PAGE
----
I left off in my last post arriving back in Mount Pleasant around 2 pm on Friday, just a few hours before the start of Startup Weekend Fairfield. My truck had been sitting there at the Amtrak station for a week, and it was toasty inside when I opened the back window to put away my luggage. Fairfield’s only about half an hour west of Mount Pleasant, so I started up my truck and began down Highway 34.
I stopped by the ffCoLab to meet Kevin, one of my fellow Cider Finder cofounders, so I could get into the house where I’d be staying for the weekend. After traveling on the train, I always feel like I need a shower – you get a bit stinky sleeping in your clothes, sitting in coach. I like to call it “grand funk railroad.” After taking a shower and changing into some clean clothes, I felt much better. I drove back to the colab for the beginning of Startup Weekend Fairfield.
There was a decent turnout for the weekend for the size of Fairfield – probably about 20 people, with 15 or so staying for the weekend. Four teams ended up forming around some pretty awesome ideas. Nearly all of the 20 attendees got up and pitched some kind of idea during the idea storm on Friday evening. I pitched something along the line of Blue Apron, but with a different country’s cuisine each month – something I may pitching again at another Startup Weekend, since it wasn’t picked as one of the ideas to move forward. Although, if I start another startup, my wife may kill me.
Sustainable Families was the name of the team I ended up joining. The other three teams seemed like great ideas, but I hadn’t ever been on a team proposing a non-profit during one of these events. This was the most transient team I’d ever worked on as well. Some of the team members really didn’t seem to get the memo that you’re supposed to work on the project all weekend, and not just pop in and out over the course of the 54 hours. The source of the idea and I put the most work into the project, and Lee jumped on our team during the weekend, since a couple of our teammates flaked out. I built the slide deck and Web site, created all of the social media accounts for the project, and did all of the administrative stuff during the weekend.
I’ve been in a video editing hole the last couple of weeks, and I came up for air long enough to post this update – I’ve posted over a dozen videos since the last update at the beginning of October between my YouTube channel and the BondingBox channel. I finished the polished video of Startup Weekend Fairfield’s pitch day last week. I also broadcast the proceedings on Periscope – check out the archived version here. Sustainable Families won crowd favorite, but the judges didn’t seem to like that we were proposing a non-profit… even though we demonstrated a need for the project and several revenue streams to fund the project. That was really frustrating. However, the weekend was a lot of fun overall.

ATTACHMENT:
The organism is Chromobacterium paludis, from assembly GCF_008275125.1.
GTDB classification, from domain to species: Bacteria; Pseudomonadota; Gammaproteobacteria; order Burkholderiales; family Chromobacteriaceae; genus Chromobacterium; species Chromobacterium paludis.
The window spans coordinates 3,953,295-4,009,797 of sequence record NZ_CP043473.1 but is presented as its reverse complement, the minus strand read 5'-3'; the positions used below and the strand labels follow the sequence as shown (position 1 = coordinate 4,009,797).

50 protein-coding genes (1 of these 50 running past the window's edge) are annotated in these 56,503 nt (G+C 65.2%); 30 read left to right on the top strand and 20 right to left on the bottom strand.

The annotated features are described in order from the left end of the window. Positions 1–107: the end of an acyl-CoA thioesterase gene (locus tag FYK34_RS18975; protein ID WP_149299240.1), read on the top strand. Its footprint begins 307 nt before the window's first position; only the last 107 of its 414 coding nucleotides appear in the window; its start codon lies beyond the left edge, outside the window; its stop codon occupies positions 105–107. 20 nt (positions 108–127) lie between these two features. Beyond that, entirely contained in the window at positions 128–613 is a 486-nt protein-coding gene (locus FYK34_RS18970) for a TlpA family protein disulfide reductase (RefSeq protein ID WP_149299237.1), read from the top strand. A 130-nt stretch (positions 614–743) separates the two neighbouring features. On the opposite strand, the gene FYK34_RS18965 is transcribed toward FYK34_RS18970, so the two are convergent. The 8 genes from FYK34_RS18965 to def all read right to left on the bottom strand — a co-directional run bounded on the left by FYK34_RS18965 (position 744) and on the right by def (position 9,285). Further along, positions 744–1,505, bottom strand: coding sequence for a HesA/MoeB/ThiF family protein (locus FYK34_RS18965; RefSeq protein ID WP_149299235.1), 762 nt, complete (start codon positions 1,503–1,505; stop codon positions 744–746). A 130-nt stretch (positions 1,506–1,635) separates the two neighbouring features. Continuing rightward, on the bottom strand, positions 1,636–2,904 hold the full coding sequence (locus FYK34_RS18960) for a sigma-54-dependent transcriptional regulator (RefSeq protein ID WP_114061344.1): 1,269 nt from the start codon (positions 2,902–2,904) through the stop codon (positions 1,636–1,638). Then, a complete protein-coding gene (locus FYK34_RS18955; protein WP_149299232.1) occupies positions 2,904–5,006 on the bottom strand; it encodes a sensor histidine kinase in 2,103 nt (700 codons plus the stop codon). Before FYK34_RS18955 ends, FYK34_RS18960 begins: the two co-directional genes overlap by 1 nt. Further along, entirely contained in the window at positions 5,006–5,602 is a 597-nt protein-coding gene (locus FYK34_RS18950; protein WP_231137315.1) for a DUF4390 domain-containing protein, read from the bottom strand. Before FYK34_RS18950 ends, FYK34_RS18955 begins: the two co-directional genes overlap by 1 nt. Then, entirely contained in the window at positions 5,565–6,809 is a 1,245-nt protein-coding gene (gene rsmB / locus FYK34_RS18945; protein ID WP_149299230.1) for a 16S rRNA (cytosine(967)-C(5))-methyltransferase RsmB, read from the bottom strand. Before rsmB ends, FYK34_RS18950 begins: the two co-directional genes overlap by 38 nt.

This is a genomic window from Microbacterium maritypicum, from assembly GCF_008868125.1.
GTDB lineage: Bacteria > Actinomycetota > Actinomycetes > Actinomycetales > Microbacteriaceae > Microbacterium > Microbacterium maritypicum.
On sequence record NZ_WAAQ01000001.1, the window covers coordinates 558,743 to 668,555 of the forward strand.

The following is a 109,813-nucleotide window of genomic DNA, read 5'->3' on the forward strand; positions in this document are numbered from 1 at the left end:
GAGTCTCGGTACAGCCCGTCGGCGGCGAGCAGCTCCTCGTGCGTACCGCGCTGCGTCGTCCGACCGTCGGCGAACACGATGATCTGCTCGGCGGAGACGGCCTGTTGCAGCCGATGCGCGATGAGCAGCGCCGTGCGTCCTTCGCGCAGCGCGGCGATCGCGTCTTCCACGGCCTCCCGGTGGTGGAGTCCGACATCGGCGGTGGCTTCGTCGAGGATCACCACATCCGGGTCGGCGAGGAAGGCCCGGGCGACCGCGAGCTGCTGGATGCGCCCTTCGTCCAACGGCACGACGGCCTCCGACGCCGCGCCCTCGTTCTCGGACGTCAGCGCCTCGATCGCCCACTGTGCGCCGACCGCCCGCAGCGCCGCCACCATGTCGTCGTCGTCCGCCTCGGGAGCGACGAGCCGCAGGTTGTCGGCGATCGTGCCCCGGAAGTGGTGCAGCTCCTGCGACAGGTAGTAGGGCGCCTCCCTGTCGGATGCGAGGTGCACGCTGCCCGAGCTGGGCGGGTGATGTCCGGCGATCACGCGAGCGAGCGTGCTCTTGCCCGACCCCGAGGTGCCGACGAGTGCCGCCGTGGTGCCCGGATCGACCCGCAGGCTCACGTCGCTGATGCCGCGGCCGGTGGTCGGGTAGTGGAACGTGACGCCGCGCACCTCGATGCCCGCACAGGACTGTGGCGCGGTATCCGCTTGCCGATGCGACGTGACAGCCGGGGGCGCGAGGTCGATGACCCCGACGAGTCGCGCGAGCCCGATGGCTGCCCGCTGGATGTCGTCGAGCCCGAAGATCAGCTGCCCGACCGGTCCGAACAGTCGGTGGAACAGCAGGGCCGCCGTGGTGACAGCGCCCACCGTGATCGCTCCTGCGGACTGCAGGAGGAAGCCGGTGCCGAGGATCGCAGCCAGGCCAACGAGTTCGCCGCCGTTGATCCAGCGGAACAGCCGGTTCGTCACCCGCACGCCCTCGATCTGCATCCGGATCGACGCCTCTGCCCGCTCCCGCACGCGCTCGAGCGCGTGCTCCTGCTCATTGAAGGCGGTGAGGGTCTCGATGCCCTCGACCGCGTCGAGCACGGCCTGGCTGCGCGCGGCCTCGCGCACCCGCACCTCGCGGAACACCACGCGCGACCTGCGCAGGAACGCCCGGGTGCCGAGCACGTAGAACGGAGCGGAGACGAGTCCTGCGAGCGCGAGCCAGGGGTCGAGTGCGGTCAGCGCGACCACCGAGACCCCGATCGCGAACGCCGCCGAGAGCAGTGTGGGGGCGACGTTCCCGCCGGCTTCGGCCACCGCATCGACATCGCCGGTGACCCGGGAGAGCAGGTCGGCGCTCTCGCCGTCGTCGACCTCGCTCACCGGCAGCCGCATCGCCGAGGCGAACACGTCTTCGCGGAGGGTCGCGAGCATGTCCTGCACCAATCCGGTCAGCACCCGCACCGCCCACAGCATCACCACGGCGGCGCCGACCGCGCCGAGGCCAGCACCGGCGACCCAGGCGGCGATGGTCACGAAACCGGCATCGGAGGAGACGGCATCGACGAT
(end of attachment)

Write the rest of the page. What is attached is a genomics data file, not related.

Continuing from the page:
Ian, Mark, and I made our way back to Iowa City after everything wrapped up for the evening. We were supposed to have our own Startup Weekend two weeks after Fairfield’s event, but we had to pull the plug on the event. We are going to have a planning team dinner in the next couple of weeks to go over a laundry list of problems that led to Startup Weekend Iowa City’s cancellation. Here’s my running list of why our event failed:
- The planning committee was overcommitted. This is a bit of an understatement – we were really overcommitted. Between David, Ian, and myself, we had over a dozen different projects going on in addition to Startup Weekend Iowa City. This led to trouble just getting committee meetings scheduled and executed. We really weren’t able to allocate enough time to the cause, and it hurt us. Also, some committee members, for various reasons, either had to leave the committee temporarily or just quit responding to e-mails. Our organizing committee needs to either be larger next time, so that things are better covered, or we need some sort of commitment to a certain number of hours of work.
- Lack of community support. MERGE was the lone exception here – we had trouble getting community organizations and businesses involved. However, I don’t know if it was as much of them not wanting to get involved, as it was poor outreach on our part. Nobody really led the march in this department, and our development team dropped off the map during the process.